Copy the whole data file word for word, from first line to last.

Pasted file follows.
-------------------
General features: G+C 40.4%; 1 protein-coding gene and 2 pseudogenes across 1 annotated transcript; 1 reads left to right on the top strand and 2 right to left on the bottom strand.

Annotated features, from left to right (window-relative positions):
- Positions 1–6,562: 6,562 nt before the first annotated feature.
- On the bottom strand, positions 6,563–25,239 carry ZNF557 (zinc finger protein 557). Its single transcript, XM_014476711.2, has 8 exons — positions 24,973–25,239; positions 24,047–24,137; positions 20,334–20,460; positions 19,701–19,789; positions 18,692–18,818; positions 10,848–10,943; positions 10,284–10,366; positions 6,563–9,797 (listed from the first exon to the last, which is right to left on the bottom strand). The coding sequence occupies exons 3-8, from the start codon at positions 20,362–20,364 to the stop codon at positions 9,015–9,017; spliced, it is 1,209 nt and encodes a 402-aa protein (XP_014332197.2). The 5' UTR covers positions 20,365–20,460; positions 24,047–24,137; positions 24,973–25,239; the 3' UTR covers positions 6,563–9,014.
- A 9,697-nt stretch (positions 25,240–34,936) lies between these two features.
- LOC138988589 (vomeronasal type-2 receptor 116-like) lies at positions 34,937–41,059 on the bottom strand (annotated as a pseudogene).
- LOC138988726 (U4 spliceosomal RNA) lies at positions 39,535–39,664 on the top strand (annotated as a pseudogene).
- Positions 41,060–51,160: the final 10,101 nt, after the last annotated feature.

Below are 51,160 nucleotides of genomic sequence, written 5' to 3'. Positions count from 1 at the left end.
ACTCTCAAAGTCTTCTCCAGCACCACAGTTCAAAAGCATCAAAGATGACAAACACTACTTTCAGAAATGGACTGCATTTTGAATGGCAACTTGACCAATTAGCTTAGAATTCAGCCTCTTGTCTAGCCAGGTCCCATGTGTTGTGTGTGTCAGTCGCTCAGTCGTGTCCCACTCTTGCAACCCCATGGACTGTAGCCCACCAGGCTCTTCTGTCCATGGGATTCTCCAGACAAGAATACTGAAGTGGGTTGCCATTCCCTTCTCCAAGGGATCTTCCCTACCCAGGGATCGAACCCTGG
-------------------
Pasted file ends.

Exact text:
General features: G+C 40.4%; 1 protein-coding gene and 2 pseudogenes across 1 annotated transcript; 1 reads left to right on the top strand and 2 right to left on the bottom strand.

Annotated features, from left to right (window-relative positions):
- Positions 1–6,562: 6,562 nt before the first annotated feature.
- On the bottom strand, positions 6,563–25,239 carry ZNF557 (zinc finger protein 557). Its single transcript, XM_014476711.2, has 8 exons — positions 24,973–25,239; positions 24,047–24,137; positions 20,334–20,460; positions 19,701–19,789; positions 18,692–18,818; positions 10,848–10,943; positions 10,284–10,366; positions 6,563–9,797 (listed from the first exon to the last, which is right to left on the bottom strand). The coding sequence occupies exons 3-8, from the start codon at positions 20,362–20,364 to the stop codon at positions 9,015–9,017; spliced, it is 1,209 nt and encodes a 402-aa protein (XP_014332197.2). The 5' UTR covers positions 20,365–20,460; positions 24,047–24,137; positions 24,973–25,239; the 3' UTR covers positions 6,563–9,014.
- A 9,697-nt stretch (positions 25,240–34,936) lies between these two features.
- LOC138988589 (vomeronasal type-2 receptor 116-like) lies at positions 34,937–41,059 on the bottom strand (annotated as a pseudogene).
- LOC138988726 (U4 spliceosomal RNA) lies at positions 39,535–39,664 on the top strand (annotated as a pseudogene).
- Positions 41,060–51,160: the final 10,101 nt, after the last annotated feature.

Below are 51,160 nucleotides of genomic sequence, written 5' to 3'. Positions count from 1 at the left end.
ACTCTCAAAGTCTTCTCCAGCACCACAGTTCAAAAGCATCAAAGATGACAAACACTACTTTCAGAAATGGACTGCATTTTGAATGGCAACTTGACCAATTAGCTTAGAATTCAGCCTCTTGTCTAGCCAGGTCCCATGTGTTGTGTGTGTCAGTCGCTCAGTCGTGTCCCACTCTTGCAACCCCATGGACTGTAGCCCACCAGGCTCTTCTGTCCATGGGATTCTCCAGACAAGAATACTGAAGTGGGTTGCCATTCCCTTCTCCAAGGGATCTTCCCTACCCAGGGATCGAACCCTGG